Contestations, Norms, and the Responsibility to Protect as a Regime



Publication Details

Orchard, P. C. (2020). Contestations, Norms, and the Responsibility to Protect as a Regime. In C. T. Hunt & P. C. Orchard (Eds.), Constructing the Responsibility to Protect: Contestation and Consolidation (pp. 28-49). London: Routledge. https://www.routledge.com/Constructing-the-Responsibility-to-Protect-Contestation-and-Consolidation/Hunt-Orchard/p/book/9780367370343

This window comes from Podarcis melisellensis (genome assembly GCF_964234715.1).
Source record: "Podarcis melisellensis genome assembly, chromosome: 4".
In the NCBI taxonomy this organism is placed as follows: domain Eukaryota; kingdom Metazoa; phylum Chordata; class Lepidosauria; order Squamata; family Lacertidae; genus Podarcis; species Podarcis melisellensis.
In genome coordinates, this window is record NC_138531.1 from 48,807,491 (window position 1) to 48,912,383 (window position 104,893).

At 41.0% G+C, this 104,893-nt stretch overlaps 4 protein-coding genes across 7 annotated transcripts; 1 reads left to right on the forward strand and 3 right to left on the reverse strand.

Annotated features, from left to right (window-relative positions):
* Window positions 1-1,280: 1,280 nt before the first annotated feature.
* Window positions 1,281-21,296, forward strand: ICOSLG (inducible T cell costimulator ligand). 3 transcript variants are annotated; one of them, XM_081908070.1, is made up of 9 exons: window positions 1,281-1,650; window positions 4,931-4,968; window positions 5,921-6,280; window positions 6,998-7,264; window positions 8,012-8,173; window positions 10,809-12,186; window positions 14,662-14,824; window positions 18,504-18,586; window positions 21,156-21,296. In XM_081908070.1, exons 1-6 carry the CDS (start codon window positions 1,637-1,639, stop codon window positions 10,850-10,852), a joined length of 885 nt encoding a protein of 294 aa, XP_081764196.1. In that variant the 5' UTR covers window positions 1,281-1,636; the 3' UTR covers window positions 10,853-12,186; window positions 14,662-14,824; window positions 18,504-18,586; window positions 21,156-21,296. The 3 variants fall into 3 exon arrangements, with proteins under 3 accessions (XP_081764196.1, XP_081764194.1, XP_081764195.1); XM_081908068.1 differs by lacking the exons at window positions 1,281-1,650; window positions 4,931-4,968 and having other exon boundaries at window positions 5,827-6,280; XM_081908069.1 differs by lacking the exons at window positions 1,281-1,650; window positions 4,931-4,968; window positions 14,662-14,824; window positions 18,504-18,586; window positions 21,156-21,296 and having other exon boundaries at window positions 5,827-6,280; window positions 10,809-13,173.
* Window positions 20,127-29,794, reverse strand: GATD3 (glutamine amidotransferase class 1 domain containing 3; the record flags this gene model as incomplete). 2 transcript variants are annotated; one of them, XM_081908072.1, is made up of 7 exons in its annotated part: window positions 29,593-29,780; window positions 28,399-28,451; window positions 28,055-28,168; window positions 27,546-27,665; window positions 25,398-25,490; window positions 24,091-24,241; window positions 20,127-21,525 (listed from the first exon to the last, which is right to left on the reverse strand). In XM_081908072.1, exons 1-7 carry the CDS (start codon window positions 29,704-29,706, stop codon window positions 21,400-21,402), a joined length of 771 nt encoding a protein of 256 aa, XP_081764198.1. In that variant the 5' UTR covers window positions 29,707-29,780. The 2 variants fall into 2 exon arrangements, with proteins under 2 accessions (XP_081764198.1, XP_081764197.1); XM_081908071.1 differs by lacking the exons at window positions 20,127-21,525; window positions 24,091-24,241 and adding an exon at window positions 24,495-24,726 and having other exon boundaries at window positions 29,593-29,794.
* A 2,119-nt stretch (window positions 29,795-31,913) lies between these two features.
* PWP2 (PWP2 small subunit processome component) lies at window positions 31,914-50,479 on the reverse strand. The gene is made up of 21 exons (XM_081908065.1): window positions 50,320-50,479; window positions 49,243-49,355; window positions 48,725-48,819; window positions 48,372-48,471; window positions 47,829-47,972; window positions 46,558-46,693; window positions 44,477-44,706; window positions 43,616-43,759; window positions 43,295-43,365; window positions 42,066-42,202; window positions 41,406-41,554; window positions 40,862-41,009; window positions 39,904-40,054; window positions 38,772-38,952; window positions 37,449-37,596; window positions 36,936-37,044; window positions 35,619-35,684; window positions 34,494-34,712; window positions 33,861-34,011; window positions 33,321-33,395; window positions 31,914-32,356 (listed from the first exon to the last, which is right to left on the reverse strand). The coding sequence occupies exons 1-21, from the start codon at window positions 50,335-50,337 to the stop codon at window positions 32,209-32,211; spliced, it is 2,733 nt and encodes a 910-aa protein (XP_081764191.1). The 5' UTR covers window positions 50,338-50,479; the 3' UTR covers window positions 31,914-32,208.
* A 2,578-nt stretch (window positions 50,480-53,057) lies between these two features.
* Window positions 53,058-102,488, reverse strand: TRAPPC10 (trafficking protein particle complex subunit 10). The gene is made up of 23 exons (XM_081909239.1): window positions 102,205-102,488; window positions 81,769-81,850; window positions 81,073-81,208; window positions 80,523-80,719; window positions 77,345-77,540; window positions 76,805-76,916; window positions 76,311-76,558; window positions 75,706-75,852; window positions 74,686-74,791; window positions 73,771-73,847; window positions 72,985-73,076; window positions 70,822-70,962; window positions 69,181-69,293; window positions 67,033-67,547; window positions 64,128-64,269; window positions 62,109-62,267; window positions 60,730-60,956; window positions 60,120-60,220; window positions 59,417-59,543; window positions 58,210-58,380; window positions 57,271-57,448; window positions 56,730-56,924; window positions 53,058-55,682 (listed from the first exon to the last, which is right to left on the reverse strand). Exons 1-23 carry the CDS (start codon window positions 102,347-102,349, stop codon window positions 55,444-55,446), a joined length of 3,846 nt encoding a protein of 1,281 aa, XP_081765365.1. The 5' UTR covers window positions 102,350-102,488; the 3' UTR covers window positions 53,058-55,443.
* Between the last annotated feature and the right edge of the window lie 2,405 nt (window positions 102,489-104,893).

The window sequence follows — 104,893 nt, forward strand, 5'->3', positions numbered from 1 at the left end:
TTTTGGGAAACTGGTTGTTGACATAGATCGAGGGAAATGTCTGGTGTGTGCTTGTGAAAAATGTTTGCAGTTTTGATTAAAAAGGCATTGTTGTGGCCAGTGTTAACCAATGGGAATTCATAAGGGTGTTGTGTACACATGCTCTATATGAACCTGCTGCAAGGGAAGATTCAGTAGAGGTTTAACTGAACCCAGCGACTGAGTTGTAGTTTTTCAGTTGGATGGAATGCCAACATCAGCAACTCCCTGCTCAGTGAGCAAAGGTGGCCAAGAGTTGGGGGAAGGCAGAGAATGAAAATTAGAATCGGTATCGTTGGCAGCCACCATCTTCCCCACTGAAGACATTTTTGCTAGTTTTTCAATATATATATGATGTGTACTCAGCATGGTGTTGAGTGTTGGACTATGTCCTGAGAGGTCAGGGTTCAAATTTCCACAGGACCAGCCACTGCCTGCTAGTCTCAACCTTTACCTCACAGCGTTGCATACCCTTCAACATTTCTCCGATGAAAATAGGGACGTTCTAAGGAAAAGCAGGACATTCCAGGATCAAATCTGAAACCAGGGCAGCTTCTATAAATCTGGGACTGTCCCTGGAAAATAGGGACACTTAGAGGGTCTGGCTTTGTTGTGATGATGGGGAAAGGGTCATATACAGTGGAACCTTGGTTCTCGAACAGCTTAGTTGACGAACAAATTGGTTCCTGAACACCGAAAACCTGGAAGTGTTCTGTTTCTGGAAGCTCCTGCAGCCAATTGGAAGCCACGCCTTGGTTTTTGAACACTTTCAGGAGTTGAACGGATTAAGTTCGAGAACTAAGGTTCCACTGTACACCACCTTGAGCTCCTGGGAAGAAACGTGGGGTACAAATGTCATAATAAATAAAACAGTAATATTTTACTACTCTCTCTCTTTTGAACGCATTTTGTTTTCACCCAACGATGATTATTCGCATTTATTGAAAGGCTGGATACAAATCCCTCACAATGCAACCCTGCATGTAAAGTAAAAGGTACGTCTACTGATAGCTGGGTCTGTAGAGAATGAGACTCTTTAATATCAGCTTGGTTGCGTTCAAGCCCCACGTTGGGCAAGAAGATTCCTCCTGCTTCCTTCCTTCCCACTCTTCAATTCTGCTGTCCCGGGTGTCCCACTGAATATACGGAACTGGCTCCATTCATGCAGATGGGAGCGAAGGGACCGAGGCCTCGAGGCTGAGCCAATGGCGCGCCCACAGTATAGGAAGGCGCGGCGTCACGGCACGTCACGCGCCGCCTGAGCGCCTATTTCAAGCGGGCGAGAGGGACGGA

What is the Responsibility to Protect (R2P) doctrine? Obviously on one level, it reflects what was agreed to by the member states of the United Nations in the World Summit Outcome Document (WSOD) in 2005 (UN General Assembly, 2005). In that document, states accepted that they have a responsibility to protect their own populations from four identified mass atrocity: genocide, war crimes, ethnic cleansing and crimes against humanity. Further, they accepted respons-ibilities to help protect other populations from atrocity crimes and to take col-lective action when other national authorities are manifestly failing to protect their populations. The R2P doctrine has developed further as it has been opera-tionalized within the United Nations, leading to arguments that it has created "a collection of shared expectations" (Bellamy, 2011: 84).

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